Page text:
Based on the estimated slope (annualized change in FEV1) and standard deviation determined for the three parallel LHS treatment groups, we performed sample size calculations to determine whether there are differences in the sample sizes needed to demonstrate a significant difference in slopes of FEV1 decline between the UC group and the SIP group, as well as between the UC group and the SIA group, using the pre- versus the post-bronchodilator FEV1. For these calculations, we assumed equal sizes for each group, a normal distribution of the annualized change in FEV1, a significance level of 0.05 (alpha) and 80% power (beta = 0.2) to detect the observed difference in the annualized change in FEV1 between the two study groups in each pair (UC and SIP, and UC and SIA) using a two-sided t-test. Sample sizes were also calculated for the SIA and SIP groups versus a hypothetical comparison study group with an assumed slope difference of 10, 15 and 20 ml/yr, respectively, to investigate possible differences in sample sizes using the pre-bronchodilator vs. the post-bronchodilator FEV1 for determining the slope.
All analyses were performed using SAS software.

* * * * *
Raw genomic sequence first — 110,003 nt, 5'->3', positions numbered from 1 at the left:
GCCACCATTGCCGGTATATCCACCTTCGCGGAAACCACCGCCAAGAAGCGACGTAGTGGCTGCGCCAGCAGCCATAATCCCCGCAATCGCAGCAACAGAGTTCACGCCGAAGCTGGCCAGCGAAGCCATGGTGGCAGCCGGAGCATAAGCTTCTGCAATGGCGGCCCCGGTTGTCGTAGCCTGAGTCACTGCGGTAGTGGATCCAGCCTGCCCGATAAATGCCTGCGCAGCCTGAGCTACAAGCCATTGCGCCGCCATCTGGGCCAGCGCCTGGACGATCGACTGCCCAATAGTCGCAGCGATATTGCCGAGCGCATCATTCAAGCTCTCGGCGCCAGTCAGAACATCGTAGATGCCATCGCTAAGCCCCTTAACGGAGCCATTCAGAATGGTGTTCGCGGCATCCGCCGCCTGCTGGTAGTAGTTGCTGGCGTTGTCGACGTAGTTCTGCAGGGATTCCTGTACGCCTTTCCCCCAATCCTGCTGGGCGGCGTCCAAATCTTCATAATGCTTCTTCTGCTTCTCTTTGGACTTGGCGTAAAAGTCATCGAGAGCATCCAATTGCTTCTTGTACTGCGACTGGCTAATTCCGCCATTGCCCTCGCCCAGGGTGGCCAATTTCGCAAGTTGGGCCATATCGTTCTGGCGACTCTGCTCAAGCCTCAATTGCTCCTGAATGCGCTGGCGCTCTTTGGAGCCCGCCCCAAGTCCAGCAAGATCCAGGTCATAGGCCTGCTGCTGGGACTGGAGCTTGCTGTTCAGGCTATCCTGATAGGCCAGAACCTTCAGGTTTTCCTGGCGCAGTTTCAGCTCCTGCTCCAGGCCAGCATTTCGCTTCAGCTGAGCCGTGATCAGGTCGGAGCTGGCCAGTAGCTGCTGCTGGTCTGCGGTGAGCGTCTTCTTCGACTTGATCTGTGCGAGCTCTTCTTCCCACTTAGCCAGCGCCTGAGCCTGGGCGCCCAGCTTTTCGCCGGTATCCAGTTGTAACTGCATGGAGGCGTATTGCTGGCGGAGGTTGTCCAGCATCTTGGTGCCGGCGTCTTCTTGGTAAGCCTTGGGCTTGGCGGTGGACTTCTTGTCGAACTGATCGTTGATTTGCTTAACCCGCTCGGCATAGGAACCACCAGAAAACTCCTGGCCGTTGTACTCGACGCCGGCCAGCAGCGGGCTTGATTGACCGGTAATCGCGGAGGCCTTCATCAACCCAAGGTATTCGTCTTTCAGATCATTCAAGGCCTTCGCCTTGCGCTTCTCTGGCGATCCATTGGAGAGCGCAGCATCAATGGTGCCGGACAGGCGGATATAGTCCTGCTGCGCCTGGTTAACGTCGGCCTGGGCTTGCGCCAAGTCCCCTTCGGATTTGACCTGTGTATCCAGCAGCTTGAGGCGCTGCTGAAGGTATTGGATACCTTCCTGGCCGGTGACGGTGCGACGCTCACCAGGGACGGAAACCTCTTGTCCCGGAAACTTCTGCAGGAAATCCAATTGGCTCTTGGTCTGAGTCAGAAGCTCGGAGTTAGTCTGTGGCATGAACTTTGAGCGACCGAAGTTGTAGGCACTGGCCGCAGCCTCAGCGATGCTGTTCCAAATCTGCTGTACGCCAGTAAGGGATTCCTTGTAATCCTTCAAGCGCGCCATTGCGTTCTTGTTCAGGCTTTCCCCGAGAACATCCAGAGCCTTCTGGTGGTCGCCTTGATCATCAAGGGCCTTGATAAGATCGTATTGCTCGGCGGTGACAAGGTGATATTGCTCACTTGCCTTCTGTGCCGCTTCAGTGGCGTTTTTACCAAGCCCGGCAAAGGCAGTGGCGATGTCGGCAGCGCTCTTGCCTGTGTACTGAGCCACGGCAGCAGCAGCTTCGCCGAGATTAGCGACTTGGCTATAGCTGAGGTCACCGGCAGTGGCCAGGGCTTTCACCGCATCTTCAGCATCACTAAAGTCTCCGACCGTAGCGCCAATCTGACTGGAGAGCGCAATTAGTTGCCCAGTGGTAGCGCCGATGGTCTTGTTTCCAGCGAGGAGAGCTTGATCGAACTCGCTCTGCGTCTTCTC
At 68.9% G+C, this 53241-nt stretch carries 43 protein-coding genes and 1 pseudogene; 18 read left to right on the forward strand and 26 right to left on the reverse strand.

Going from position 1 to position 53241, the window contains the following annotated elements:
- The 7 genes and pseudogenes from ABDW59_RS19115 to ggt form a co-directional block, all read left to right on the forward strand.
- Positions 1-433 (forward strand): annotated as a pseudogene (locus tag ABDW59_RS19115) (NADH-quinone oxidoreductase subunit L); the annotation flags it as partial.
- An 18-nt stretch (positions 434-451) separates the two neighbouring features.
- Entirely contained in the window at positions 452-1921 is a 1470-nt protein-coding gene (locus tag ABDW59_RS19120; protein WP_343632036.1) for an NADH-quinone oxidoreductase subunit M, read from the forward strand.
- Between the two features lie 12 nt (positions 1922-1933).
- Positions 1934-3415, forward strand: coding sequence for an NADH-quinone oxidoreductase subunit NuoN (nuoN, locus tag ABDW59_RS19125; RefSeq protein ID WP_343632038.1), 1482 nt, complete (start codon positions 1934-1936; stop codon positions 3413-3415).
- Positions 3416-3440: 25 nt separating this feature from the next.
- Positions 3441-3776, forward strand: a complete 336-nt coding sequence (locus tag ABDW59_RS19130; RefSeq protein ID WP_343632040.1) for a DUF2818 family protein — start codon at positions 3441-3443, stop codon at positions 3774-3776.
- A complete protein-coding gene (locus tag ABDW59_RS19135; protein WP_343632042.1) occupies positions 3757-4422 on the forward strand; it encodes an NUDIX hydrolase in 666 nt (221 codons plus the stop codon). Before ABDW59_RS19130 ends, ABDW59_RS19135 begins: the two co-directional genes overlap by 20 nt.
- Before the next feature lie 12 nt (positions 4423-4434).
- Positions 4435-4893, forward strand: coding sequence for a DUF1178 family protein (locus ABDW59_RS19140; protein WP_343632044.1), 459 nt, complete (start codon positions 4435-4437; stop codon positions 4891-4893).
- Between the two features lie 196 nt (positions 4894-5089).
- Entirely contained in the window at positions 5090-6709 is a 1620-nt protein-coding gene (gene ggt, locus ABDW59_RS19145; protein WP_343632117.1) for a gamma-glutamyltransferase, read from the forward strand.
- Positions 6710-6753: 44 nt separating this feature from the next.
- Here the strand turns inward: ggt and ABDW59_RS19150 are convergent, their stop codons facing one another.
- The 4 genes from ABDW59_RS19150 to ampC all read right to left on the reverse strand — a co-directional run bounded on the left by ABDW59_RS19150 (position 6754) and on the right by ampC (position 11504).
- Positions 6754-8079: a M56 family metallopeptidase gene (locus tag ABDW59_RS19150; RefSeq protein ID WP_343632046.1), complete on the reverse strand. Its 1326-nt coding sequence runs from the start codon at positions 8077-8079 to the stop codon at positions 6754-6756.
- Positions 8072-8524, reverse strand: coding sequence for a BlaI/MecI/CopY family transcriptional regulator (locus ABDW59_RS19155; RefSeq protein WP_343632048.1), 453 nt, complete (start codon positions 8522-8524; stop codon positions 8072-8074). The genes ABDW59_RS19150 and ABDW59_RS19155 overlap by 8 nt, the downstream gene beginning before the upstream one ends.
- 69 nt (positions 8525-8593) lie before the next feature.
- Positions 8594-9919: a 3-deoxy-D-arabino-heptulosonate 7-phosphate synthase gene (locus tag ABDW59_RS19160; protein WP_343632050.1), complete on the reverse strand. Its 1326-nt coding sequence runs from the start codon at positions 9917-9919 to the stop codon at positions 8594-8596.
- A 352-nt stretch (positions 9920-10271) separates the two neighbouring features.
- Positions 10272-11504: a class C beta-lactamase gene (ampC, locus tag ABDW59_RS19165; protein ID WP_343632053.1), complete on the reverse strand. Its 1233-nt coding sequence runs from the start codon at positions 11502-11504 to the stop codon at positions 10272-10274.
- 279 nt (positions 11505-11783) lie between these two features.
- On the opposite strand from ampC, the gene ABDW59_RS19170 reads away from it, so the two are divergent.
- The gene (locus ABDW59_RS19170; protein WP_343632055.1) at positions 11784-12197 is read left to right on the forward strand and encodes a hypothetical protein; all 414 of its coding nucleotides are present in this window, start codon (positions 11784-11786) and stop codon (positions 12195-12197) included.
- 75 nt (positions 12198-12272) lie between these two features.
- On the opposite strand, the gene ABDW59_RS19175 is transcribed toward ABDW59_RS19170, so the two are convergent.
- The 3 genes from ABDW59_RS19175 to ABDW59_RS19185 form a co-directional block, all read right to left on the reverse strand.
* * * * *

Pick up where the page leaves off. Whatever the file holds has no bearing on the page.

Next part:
Average baseline characteristics for participants who were included and excluded in the analysis are shown in Table 1 for each study group. Baseline features were modestly but significantly different between the included and excluded participants for the following: in the SIA group, excluded subjects were more often male and non-Caucasian, had a slightly higher BMI and reported smoking more cigarettes/day and a greater number of pack-years; in the SIP group, excluded patients reported smoking more cigarettes/day; and in the UC group, excluded subjects had a lower FEV1. No significant differences in baseline characteristics across the subjects in the three treatment groups were noted, except for gender and BMI. The SIA group had more females than the SIP and UC groups (p = 0.009 and 0.006, respectively) and the BMI was slightly lower in the SIA group than the SIP and UC groups (p = 0.0077 and 0.0721, respectively). The latter differences were very small and unlikely to be clinically significant.